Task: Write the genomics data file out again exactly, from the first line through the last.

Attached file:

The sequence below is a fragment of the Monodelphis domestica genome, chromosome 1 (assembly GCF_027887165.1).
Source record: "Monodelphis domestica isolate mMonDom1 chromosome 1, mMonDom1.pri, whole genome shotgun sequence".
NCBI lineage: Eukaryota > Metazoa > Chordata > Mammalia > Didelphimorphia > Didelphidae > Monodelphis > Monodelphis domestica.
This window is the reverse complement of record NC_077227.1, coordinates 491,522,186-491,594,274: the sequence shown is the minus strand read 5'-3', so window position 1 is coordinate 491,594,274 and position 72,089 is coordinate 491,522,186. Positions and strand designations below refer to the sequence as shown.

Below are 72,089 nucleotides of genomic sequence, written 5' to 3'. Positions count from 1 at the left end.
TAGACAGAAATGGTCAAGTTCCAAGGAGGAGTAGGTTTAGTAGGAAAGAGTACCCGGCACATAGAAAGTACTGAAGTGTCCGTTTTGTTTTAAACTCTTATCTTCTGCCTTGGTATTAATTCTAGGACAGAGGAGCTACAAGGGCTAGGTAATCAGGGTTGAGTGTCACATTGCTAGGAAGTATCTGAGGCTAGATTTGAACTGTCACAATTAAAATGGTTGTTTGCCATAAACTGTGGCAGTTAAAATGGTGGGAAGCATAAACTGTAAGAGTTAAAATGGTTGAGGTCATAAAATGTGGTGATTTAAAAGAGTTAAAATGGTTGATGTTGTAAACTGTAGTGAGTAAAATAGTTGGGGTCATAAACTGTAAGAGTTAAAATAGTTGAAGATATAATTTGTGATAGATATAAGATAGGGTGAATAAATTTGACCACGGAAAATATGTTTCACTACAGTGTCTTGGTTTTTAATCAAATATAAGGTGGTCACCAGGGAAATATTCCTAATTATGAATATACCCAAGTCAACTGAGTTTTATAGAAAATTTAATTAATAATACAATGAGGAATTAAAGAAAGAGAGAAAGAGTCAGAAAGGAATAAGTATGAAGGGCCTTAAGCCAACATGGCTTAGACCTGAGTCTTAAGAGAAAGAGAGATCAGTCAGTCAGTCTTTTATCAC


The sequence below is a fragment of the Monodelphis domestica genome, chromosome 1 (assembly GCF_027887165.1).
Source record: "Monodelphis domestica isolate mMonDom1 chromosome 1, mMonDom1.pri, whole genome shotgun sequence".
NCBI lineage: Eukaryota > Metazoa > Chordata > Mammalia > Didelphimorphia > Didelphidae > Monodelphis > Monodelphis domestica.
This window is the reverse complement of record NC_077227.1, coordinates 491,522,186-491,594,274: the sequence shown is the minus strand read 5'-3', so window position 1 is coordinate 491,594,274 and position 72,089 is coordinate 491,522,186. Positions and strand designations below refer to the sequence as shown.

Below are 72,089 nucleotides of genomic sequence, written 5' to 3'. Positions count from 1 at the left end.
TAGACAGAAATGGTCAAGTTCCAAGGAGGAGTAGGTTTAGTAGGAAAGAGTACCCGGCACATAGAAAGTACTGAAGTGTCCGTTTTGTTTTAAACTCTTATCTTCTGCCTTGGTATTAATTCTAGGACAGAGGAGCTACAAGGGCTAGGTAATCAGGGTTGAGTGTCACATTGCTAGGAAGTATCTGAGGCTAGATTTGAACTGTCACAATTAAAATGGTTGTTTGCCATAAACTGTGGCAGTTAAAATGGTGGGAAGCATAAACTGTAAGAGTTAAAATGGTTGAGGTCATAAAATGTGGTGATTTAAAAGAGTTAAAATGGTTGATGTTGTAAACTGTAGTGAGTAAAATAGTTGGGGTCATAAACTGTAAGAGTTAAAATAGTTGAAGATATAATTTGTGATAGATATAAGATAGGGTGAATAAATTTGACCACGGAAAATATGTTTCACTACAGTGTCTTGGTTTTTAATCAAATATAAGGTGGTCACCAGGGAAATATTCCTAATTATGAATATACCCAAGTCAACTGAGTTTTATAGAAAATTTAATTAATAATACAATGAGGAATTAAAGAAAGAGAGAAAGAGTCAGAAAGGAATAAGTATGAAGGGCCTTAAGCCAACATGGCTTAGACCTGAGTCTTAAGAGAAAGAGAGATCAGTCAGTCAGTCTTTTATCAC